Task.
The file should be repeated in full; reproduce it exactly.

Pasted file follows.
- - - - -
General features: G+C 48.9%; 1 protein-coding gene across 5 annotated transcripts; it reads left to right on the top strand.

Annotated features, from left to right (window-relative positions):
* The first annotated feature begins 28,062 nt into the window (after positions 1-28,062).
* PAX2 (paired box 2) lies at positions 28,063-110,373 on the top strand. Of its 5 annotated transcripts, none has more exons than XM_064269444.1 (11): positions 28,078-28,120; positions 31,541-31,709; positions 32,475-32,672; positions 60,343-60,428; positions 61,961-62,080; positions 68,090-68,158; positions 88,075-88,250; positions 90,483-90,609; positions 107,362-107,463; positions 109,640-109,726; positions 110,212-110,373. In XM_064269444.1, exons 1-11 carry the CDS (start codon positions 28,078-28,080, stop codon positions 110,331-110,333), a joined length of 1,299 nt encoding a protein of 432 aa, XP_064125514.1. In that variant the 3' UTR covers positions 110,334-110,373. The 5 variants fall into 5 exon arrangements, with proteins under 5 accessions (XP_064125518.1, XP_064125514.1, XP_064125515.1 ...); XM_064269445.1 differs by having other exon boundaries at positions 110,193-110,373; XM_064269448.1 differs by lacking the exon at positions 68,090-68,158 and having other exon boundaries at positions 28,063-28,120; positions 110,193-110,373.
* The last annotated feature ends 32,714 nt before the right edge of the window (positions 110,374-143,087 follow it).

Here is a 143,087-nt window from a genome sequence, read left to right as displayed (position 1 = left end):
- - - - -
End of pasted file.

General features: G+C 48.9%; 1 protein-coding gene across 5 annotated transcripts; it reads left to right on the top strand.

Annotated features, from left to right (window-relative positions):
* The first annotated feature begins 28,062 nt into the window (after positions 1-28,062).
* PAX2 (paired box 2) lies at positions 28,063-110,373 on the top strand. Of its 5 annotated transcripts, none has more exons than XM_064269444.1 (11): positions 28,078-28,120; positions 31,541-31,709; positions 32,475-32,672; positions 60,343-60,428; positions 61,961-62,080; positions 68,090-68,158; positions 88,075-88,250; positions 90,483-90,609; positions 107,362-107,463; positions 109,640-109,726; positions 110,212-110,373. In XM_064269444.1, exons 1-11 carry the CDS (start codon positions 28,078-28,080, stop codon positions 110,331-110,333), a joined length of 1,299 nt encoding a protein of 432 aa, XP_064125514.1. In that variant the 3' UTR covers positions 110,334-110,373. The 5 variants fall into 5 exon arrangements, with proteins under 5 accessions (XP_064125518.1, XP_064125514.1, XP_064125515.1 ...); XM_064269445.1 differs by having other exon boundaries at positions 110,193-110,373; XM_064269448.1 differs by lacking the exon at positions 68,090-68,158 and having other exon boundaries at positions 28,063-28,120; positions 110,193-110,373.
* The last annotated feature ends 32,714 nt before the right edge of the window (positions 110,374-143,087 follow it).

Here is a 143,087-nt window from a genome sequence, read left to right as displayed (position 1 = left end):